In order to prepare the ground for the process of reforms, the government has also made changes in the process of granting subsidies to fertilizer-producing companies. These companies, until recently, were granted subsidy on the basis of information regarding their bagged material dispatched and received at a railhead point or the district’s godown. But now subsidy is being calculated on the basis of data gathered from the point-of-sale (PoS) machines. Thus, the subsidy is being granted on the basis of the quantity of fertilizers sold by the retailer to the farmers.
The advantage of this move of the government has been that the data of the farmers buying subsidized fertilizers is reaching the government. That is, a database is being prepared, as it were. It will be easy to transfer the amount of subsidy directly to the farmers’ accounts on the basis of this data. Besides, the accounts used by the government to transfer Pradhan Mantri Kisan Samman Nidhi (PM-KISAN) funds may also prove effective for the process of granting direct subsidy. In order to grant direct subsidy, industry experts and government officials believe, the amount of subsidy may be uploaded in the credit card of the farmers. When the farmer goes to buy fertilizer, the subsidy amount may be adjusted from the card by the PoS machine. The farmer may then pay to the fertilizer seller only the amount that remains after adjusting the subsidy.
However, there are several loopholes in the scheme of granting direct subsidy to the farmers. For instance, the fertilizer requirement of the farmers is determined on the basis of crops, regions, and irrigated and non-irrigated land. Given these complex criteria, if the subsidy to farmers is fixed on a per-acre basis, how will the requirement of fertilizers be determined? Besides, there are a large number of tenant farmers in India who do not have any documentary proof. How will these farmers get the subsidy benefit? The move to fix subsidy on the basis of land ownership may prove to be unpragmatic.
Another problem is that it will be difficult for the farmers if, as in the case of LPG subsidy, the amount of subsidy is credited to the farmer’s account after he has purchased the fertilizer at its maximum retail price (MRP), because one wonders if most of the farmers will have money enough to pay the full price at the time of purchase.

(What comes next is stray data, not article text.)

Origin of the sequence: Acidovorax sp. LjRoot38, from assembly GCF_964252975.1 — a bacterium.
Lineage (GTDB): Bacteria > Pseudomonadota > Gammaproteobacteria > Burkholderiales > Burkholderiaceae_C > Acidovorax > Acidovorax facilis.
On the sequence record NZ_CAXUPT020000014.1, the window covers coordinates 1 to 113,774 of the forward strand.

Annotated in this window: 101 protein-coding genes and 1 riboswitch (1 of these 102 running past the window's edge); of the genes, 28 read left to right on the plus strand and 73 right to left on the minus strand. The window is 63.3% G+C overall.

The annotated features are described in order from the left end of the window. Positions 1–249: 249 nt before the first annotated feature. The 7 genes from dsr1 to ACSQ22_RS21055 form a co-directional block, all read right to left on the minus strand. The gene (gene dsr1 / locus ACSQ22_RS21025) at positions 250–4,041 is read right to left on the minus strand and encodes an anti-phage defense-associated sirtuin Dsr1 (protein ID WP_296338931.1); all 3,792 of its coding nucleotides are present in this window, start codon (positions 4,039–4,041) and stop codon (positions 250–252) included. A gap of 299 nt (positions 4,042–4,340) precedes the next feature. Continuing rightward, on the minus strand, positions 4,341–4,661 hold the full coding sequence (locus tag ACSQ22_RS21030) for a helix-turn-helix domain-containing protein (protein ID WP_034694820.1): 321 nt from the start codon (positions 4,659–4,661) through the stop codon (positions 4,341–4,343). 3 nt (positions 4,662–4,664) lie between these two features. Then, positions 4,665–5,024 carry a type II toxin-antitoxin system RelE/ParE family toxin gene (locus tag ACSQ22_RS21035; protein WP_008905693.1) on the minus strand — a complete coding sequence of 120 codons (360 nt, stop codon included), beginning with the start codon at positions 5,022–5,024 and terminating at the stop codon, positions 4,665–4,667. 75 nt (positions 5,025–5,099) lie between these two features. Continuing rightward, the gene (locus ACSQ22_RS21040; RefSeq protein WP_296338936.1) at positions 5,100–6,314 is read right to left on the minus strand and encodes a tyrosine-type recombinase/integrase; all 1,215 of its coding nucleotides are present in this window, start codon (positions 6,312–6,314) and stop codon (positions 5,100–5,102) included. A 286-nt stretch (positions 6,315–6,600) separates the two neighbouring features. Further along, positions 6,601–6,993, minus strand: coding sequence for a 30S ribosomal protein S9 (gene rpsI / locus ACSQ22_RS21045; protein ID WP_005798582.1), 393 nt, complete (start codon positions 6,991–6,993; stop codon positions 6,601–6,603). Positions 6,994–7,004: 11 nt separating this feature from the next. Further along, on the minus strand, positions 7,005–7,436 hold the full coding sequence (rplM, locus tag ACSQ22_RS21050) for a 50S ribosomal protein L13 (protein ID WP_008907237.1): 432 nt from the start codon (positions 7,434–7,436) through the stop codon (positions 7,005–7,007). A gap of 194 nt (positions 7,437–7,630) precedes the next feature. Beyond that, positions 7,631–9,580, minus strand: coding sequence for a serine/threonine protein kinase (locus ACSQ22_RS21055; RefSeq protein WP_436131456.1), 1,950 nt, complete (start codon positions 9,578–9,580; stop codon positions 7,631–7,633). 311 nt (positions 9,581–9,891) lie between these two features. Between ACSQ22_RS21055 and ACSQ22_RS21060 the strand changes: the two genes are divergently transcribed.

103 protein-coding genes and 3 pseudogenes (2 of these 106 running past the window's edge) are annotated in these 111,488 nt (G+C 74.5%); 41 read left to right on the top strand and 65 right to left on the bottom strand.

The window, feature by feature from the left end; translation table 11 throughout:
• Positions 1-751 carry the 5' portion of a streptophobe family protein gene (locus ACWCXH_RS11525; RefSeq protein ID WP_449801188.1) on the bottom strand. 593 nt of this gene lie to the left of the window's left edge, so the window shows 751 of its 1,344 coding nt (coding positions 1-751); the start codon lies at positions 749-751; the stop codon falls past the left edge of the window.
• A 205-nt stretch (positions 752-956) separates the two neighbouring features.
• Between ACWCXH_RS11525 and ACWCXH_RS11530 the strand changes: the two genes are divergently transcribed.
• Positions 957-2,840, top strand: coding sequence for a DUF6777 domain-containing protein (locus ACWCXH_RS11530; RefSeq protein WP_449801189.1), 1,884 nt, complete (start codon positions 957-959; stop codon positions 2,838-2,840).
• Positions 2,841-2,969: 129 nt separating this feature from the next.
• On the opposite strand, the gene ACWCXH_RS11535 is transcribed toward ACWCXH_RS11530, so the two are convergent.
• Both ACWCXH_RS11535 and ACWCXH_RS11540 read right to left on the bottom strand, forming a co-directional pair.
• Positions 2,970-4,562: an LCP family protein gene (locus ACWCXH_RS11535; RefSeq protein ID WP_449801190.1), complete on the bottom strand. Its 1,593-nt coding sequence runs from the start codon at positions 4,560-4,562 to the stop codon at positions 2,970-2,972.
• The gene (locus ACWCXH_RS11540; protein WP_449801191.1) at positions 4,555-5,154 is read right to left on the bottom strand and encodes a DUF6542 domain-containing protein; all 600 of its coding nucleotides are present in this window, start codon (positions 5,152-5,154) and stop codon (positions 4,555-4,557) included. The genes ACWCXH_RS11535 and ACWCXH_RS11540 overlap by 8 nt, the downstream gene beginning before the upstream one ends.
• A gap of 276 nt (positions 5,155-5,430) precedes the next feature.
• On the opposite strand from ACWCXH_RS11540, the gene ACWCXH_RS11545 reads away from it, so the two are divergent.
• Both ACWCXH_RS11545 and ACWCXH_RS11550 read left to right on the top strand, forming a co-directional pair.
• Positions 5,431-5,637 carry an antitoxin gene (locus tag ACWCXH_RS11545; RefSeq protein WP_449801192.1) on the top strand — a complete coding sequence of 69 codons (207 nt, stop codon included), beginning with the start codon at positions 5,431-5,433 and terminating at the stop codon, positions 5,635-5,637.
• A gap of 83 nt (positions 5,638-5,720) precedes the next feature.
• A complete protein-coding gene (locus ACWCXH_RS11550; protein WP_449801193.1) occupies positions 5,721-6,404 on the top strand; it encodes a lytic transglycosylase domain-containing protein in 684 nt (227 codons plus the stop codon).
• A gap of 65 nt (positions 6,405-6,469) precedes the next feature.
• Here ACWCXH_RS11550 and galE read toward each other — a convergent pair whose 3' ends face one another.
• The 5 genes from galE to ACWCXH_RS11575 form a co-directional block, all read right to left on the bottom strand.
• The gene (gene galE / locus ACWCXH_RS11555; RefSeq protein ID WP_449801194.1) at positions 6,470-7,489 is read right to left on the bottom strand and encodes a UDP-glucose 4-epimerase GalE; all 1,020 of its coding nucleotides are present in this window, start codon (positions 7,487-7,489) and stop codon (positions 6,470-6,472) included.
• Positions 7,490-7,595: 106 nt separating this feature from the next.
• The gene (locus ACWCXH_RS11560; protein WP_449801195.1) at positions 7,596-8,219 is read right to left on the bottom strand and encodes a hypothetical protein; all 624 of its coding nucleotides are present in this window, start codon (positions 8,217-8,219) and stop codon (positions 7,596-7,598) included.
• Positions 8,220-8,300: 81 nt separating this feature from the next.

Besides, officials of farmer organizations say, it is not clear whether the fertilizer subsidy granted by the government will be based on international prices or on the production cost of urea companies. The prices of feedstock are very significant in determining this. If the price of feedstock reduces, what is the guarantee that the government will not reduce the fertilizer subsidy? We have seen how LPG subsidies were reduced when crude oil prices went down in the international market but were not increased again when the prices went up, consequently making the consumer suffer by paying high prices. Who will assure that fertilizer subsidy will not meet a similar fate? The feeling one gets is that the government is in fact trying to curb the subsidy bill. If the government thinks otherwise, it will have to clarify its subsidy policy and state categorically that this has nothing to do with fiscal management. Even otherwise, the LPG subsidy issue has become a political one. Which is why we get to hear in the West Bengal elections: “Before the election he said Ujjwala and after the election all is jumla (just a phrase).”
As far as the government’s fertilizer subsidy reforms are concerned, there has to be a phased increase in urea prices and a reduction in the prices of fertilizers that come under NBS. The purpose is to promote the balanced use of fertilizers.
But, as of now, it seems the government’s plans of reforms on the fertilizer subsidy front have been put on the back burner because its apprehension is that any move in this regard may serve as a new opportunity for protest by the farmers. That is why even the officials of the Department of Fertilizers, which has long been working on the scheme of transferring the fertilizer subsidy directly to the farmers’ accounts, are sending similar signals.